What to Eat Before a Run
What should I eat before I run? It’s an age-old question faced by many runners both new to the sport and those who have been training seriously and are looking to fine tune their training diet. While you won’t find one specific super food that works for every runner, by providing some simple guidelines on nutritional requirements and timing, this article will help you find the perfect food for your pre-run snacks or meals.
Step 1: Timing Your Pre-run Meals
The most critical variable in the equation is timing – how long before your run can you, or should you, eat. Like most aspects of training, finding the optimal time to eat before a run is an individual preference. I can run within 15-20 minutes of eating almost anything short of a full meal and have no stomach issues whatsoever. Conversely, my girlfriend can’t muster a step out the door if she’s eaten anything within 2 hours or the run. You need to find work works for you. Here’s how…
Conduct an experiment
To find your optimal timing window, try eating a medium sized snack 90 minutes before your next run (see the last section of this article for what constitutes a medium sized snack). If your stomach handles it well, try moving the same snack forward 15-20 minutes. Likewise, if you experience stomach issues, push back the timing of your snack 15-20 minutes. Keep moving forward or backward 15-20 minutes per run until you find the closest time you can eat before you start experiencing stomach or cramping issues.
Now you have a concrete number for how close to your run you can eat, which is the first step in determining your optimal pre-run meal or snack. In general, the harder you have to run, the further back your snack should be from this time threshold. Likewise, the larger the meal or snack, the further you’ll have to push back from your closest pre-run eating time.
Step 2: Determine the Nutritional Demands of Your Run
I think most runners severely over estimate the number of calories they burn and the amount of carbohydrates they need to complete runs under 90 minutes. The body has enough glycogen stored in the muscles from your normal diet to run at marathon pace for right around 2 hours. This means that you don’t need to load up on carbohydrates or calories before most of your normal training sessions, but might want a little extra fuel for harder workouts or long runs
Demands of a Normal Easy Training Run
A 155 pound runner will burn between 600 and 700 calories on a 60 minute run depending on their pace and effort level. To see how many calories you burn while running, you can try our running calorie calculator. Since you already have enough fuel in your muscles to run for 2 hours, and you might only burn between 600-700 calories, you don’t need a huge snack or meal before you head out the door.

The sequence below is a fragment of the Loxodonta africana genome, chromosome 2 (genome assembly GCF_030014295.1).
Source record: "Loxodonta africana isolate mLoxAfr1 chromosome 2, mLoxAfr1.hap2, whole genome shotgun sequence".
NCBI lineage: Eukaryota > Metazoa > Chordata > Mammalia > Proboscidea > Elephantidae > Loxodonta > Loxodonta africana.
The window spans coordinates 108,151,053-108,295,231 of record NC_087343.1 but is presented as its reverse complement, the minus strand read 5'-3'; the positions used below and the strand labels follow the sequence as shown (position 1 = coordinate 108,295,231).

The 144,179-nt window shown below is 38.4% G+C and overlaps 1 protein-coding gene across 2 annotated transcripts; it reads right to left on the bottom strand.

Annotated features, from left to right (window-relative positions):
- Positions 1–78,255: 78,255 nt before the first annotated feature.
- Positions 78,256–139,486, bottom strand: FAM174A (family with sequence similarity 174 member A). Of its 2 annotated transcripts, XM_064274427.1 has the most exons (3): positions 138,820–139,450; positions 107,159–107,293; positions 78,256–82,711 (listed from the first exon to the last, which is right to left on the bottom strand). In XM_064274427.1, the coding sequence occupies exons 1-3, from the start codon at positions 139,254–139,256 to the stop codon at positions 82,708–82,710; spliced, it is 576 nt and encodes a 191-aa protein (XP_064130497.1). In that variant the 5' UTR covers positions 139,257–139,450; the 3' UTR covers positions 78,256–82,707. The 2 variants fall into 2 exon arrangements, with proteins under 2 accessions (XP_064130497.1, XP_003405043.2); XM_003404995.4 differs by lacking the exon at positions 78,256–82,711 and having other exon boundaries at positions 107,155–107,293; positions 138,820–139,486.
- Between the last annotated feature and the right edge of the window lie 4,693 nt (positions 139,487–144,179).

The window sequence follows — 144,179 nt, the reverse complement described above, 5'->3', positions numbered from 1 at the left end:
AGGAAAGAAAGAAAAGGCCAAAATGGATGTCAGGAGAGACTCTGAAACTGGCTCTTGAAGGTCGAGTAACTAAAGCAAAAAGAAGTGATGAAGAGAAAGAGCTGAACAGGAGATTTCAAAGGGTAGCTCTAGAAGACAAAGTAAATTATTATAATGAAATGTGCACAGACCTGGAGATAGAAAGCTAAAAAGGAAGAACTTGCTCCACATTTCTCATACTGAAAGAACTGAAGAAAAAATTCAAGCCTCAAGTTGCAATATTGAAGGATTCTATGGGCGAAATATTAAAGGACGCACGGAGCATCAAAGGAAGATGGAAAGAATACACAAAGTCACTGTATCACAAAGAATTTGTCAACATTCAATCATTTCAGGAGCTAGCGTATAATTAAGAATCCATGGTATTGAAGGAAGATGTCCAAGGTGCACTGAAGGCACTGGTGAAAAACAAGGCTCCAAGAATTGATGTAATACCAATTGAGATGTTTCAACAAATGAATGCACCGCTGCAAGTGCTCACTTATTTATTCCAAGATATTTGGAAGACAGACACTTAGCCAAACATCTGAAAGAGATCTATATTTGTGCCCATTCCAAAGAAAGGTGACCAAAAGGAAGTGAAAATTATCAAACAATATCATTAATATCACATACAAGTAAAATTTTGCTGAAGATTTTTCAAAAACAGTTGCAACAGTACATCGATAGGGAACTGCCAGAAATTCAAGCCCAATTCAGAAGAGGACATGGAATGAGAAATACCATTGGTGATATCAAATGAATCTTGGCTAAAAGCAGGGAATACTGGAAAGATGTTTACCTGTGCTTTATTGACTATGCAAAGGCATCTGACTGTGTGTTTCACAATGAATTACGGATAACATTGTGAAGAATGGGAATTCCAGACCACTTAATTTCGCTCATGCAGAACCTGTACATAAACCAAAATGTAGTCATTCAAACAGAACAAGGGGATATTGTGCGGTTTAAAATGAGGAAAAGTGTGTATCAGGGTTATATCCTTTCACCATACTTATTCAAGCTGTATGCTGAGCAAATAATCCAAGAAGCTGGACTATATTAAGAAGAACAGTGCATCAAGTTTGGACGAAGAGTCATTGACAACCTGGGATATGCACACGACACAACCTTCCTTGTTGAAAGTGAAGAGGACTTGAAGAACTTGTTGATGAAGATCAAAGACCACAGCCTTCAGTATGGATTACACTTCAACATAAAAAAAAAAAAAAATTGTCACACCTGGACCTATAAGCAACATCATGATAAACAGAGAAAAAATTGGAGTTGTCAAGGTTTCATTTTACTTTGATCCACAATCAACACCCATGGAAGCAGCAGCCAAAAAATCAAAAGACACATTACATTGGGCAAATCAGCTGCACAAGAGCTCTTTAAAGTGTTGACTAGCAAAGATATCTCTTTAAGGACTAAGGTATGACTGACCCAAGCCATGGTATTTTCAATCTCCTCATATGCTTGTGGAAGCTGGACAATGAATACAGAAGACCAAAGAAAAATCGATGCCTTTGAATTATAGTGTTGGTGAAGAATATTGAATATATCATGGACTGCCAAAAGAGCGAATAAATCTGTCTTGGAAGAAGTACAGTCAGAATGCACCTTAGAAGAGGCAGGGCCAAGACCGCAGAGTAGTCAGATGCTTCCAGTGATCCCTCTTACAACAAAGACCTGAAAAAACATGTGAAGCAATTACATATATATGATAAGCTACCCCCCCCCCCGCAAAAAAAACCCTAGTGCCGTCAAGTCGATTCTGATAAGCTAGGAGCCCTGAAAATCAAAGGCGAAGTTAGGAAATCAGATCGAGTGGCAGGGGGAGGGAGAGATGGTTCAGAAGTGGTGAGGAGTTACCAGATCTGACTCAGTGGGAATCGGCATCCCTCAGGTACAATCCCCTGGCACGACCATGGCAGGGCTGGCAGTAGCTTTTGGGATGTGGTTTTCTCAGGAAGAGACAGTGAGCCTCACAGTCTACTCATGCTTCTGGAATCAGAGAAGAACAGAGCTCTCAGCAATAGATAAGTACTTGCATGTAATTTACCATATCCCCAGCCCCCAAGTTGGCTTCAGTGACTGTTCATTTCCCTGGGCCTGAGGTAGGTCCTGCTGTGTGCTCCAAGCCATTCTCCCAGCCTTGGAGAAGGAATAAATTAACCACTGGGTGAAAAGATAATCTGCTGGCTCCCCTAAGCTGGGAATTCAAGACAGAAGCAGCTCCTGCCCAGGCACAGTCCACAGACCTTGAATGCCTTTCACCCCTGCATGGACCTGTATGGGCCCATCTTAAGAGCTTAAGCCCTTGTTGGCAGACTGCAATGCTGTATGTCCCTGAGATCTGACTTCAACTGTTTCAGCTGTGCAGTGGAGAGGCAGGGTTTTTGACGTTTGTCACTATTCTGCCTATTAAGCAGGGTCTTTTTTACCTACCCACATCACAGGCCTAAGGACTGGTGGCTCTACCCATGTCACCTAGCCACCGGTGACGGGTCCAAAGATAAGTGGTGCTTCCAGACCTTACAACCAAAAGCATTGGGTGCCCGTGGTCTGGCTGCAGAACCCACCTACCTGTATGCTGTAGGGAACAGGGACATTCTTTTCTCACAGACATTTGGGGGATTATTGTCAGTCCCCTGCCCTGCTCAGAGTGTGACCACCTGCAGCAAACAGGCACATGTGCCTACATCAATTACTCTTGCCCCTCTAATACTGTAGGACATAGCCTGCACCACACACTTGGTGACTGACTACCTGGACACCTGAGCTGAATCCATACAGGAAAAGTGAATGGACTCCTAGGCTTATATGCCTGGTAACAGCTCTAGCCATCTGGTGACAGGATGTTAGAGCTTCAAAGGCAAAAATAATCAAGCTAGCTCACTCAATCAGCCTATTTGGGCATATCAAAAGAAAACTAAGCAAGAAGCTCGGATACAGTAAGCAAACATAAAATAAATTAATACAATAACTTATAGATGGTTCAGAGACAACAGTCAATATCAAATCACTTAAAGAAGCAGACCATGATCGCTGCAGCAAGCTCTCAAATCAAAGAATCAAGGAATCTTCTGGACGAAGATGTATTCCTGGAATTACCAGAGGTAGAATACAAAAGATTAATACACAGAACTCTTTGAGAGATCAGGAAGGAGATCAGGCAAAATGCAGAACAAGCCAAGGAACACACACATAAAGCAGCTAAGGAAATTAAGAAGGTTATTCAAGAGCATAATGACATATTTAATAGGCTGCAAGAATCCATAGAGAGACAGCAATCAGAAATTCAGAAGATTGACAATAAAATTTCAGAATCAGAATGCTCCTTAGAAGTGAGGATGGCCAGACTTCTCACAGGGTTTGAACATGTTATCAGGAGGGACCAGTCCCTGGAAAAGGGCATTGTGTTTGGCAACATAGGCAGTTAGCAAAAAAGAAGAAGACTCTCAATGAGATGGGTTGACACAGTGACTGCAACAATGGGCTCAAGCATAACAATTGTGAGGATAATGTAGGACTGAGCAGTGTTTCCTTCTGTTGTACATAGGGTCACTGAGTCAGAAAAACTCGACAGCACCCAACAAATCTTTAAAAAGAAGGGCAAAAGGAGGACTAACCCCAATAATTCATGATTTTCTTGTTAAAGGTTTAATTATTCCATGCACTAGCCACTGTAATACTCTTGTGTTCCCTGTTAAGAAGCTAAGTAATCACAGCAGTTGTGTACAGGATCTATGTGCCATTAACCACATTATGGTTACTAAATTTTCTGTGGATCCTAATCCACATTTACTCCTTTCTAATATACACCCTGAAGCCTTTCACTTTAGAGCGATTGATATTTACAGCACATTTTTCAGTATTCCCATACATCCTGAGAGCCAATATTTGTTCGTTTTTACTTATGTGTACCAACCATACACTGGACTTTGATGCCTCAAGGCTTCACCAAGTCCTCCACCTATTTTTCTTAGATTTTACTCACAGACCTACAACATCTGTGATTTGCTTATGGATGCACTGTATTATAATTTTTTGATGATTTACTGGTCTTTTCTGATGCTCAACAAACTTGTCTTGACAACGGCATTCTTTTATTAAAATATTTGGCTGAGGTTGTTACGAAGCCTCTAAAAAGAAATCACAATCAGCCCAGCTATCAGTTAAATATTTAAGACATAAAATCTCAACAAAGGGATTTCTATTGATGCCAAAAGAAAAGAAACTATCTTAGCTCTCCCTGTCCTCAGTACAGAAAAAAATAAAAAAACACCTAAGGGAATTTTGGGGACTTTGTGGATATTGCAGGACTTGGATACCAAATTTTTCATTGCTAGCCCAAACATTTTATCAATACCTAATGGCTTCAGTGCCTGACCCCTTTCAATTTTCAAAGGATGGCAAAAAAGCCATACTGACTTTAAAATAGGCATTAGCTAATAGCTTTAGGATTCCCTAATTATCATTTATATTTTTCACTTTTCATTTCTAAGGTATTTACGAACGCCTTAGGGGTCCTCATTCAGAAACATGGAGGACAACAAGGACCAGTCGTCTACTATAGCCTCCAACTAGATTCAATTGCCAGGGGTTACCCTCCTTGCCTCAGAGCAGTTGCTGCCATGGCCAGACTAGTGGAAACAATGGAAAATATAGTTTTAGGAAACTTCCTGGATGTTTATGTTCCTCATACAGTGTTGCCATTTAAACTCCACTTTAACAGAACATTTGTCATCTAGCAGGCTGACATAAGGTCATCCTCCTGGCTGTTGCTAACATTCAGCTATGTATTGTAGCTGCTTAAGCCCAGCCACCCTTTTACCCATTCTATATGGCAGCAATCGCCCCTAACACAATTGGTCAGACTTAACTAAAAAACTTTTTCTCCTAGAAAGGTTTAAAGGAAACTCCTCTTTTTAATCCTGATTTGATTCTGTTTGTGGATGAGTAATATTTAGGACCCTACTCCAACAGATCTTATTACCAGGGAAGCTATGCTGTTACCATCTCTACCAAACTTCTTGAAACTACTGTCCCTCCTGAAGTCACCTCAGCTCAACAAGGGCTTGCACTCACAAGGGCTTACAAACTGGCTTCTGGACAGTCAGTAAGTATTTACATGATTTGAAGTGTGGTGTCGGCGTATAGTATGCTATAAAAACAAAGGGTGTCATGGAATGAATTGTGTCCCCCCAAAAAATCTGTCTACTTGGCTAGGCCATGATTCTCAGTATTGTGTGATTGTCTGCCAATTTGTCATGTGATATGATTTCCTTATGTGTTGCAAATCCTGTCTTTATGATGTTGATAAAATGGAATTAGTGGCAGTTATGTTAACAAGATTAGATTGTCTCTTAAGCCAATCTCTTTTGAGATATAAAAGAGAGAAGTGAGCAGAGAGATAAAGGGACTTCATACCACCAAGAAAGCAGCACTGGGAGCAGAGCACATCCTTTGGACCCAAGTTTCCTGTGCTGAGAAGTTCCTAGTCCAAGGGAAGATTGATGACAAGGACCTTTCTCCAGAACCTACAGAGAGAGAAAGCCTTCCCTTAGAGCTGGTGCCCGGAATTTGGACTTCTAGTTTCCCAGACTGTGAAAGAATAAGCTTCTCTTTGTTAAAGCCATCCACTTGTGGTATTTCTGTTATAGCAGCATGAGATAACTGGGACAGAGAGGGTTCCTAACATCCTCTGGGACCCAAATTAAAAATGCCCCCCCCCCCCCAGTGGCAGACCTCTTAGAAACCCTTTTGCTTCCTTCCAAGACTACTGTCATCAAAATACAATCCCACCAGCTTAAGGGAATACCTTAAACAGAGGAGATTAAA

For normal easy run days, a small snack 30-90 minutes before your run is all you need to stave off hunger and provide a small boost to your blood sugar levels.
Long Runs and Harder Workouts
If you have a long run or workout that is going to take more than 90 minutes to complete, you should try and get a little something in your stomach to give you some extra fuel. A medium sized snack or small meal 30-120 minutes before your run is optimal. The amount of time you need to eat before your run is dependent upon your timing experiment from step one.
For early morning runners, you might have a little less glycogen stored in your muscles since you’re coming off 6-8 hours of not eating, but unless you have a long run or a really hard workout, you don’t need to worry too much about eating something before running. If you do have a longer run scheduled, try a small snack about 30 minutes before you head out the door. Otherwise, you don’t have to worry too much.
3. Find a Food That Sits Well in Your Stomach
The most important aspect of a pre-run meal is finding something that agrees with your digestive system. While bananas may be perfect for your running friend, they give me heart burn, so I avoid them. Likewise, you need to experiment on your easy training runs to see what works best for you. This way, on important workout days and race day, you’ll know exactly what foods sit well with you.
Basically, you’re looking for easily digestible foods. Avoid fatty or high fiber foods, which sit in your stomach and take longer to digest. Ideally, you want a snack with a good blend of simple and complex carbohydrates and maybe a dab of protein to help you feel more full.
Need Some Pre-run Snack Ideas?
Energy bars – These tend to be light on the stomach and easy to digest. Avoid diet products, as these often cut the carbs, which is exactly what you’re looking for.
Natural energy bars – A Granola bar is a great way to eat more natural, but still stick with a light snack filled with carbs.
Banana – High in carbs and potassium
Small bowl of oatmeal – while oatmeal tends to have a good amount of fiber, it can be a good solution for runners who can’t eat close to running, but need something small to sustain them.
Toast with peanut butter and jelly – There is a reason your mom always gave you toast when you had an upset stomach. It’s easy to digest and light on the stomach.
Wheat bagel with Peanut butter or cream cheese – A little more substantial than the toast with a small dab of protein to stave off hunger.
Yogurt and granola – A power pack of simple and complex carbs.
These are just some sample ideas of what you can eat before a run to stay energized and prevent stomach cramps. While eating before a run is highly individualized, with a few simple experiments, you can find the optimal pre run meal or snack for you. By fueling properly and not eating too little or too much before you head out for your long training runs, you can maximize your training and start seeing results sooner.
What do you like eating before you run? I would love to hear some of your suggestions about what works for you – normal and off the wall ideas welcome!